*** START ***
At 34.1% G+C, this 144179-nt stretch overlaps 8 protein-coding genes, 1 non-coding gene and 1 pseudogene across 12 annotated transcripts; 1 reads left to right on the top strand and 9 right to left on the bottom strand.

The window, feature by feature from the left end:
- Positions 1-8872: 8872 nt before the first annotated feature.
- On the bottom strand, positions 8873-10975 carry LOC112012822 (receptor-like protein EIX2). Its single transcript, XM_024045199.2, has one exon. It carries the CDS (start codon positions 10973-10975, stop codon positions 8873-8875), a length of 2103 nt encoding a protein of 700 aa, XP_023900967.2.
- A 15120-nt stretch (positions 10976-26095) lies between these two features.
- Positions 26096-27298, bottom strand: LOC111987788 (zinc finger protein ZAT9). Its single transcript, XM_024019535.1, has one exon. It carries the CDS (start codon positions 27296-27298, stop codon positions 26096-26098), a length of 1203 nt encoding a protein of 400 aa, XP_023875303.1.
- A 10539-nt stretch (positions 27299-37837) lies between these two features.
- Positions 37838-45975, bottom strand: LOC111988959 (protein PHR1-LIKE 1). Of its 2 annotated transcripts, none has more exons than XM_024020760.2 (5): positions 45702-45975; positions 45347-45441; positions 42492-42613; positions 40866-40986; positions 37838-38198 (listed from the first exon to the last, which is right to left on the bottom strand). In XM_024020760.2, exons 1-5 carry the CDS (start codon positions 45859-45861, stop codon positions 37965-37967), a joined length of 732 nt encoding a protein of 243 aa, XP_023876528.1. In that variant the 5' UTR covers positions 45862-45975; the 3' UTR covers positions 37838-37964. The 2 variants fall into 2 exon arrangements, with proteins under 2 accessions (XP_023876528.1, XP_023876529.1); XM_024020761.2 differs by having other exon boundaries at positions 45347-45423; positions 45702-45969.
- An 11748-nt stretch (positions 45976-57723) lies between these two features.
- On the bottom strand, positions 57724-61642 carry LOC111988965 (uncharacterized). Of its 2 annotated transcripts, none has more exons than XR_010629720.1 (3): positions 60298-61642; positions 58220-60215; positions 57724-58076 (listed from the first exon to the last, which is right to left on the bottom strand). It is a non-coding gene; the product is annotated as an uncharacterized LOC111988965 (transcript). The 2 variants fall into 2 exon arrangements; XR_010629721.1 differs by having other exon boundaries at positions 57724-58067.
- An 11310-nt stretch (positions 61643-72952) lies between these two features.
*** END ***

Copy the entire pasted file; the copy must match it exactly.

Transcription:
At 34.1% G+C, this 144179-nt stretch overlaps 8 protein-coding genes, 1 non-coding gene and 1 pseudogene across 12 annotated transcripts; 1 reads left to right on the top strand and 9 right to left on the bottom strand.

The window, feature by feature from the left end:
- Positions 1-8872: 8872 nt before the first annotated feature.
- On the bottom strand, positions 8873-10975 carry LOC112012822 (receptor-like protein EIX2). Its single transcript, XM_024045199.2, has one exon. It carries the CDS (start codon positions 10973-10975, stop codon positions 8873-8875), a length of 2103 nt encoding a protein of 700 aa, XP_023900967.2.
- A 15120-nt stretch (positions 10976-26095) lies between these two features.
- Positions 26096-27298, bottom strand: LOC111987788 (zinc finger protein ZAT9). Its single transcript, XM_024019535.1, has one exon. It carries the CDS (start codon positions 27296-27298, stop codon positions 26096-26098), a length of 1203 nt encoding a protein of 400 aa, XP_023875303.1.
- A 10539-nt stretch (positions 27299-37837) lies between these two features.
- Positions 37838-45975, bottom strand: LOC111988959 (protein PHR1-LIKE 1). Of its 2 annotated transcripts, none has more exons than XM_024020760.2 (5): positions 45702-45975; positions 45347-45441; positions 42492-42613; positions 40866-40986; positions 37838-38198 (listed from the first exon to the last, which is right to left on the bottom strand). In XM_024020760.2, exons 1-5 carry the CDS (start codon positions 45859-45861, stop codon positions 37965-37967), a joined length of 732 nt encoding a protein of 243 aa, XP_023876528.1. In that variant the 5' UTR covers positions 45862-45975; the 3' UTR covers positions 37838-37964. The 2 variants fall into 2 exon arrangements, with proteins under 2 accessions (XP_023876528.1, XP_023876529.1); XM_024020761.2 differs by having other exon boundaries at positions 45347-45423; positions 45702-45969.
- An 11748-nt stretch (positions 45976-57723) lies between these two features.
- On the bottom strand, positions 57724-61642 carry LOC111988965 (uncharacterized). Of its 2 annotated transcripts, none has more exons than XR_010629720.1 (3): positions 60298-61642; positions 58220-60215; positions 57724-58076 (listed from the first exon to the last, which is right to left on the bottom strand). It is a non-coding gene; the product is annotated as an uncharacterized LOC111988965 (transcript). The 2 variants fall into 2 exon arrangements; XR_010629721.1 differs by having other exon boundaries at positions 57724-58067.
- An 11310-nt stretch (positions 61643-72952) lies between these two features.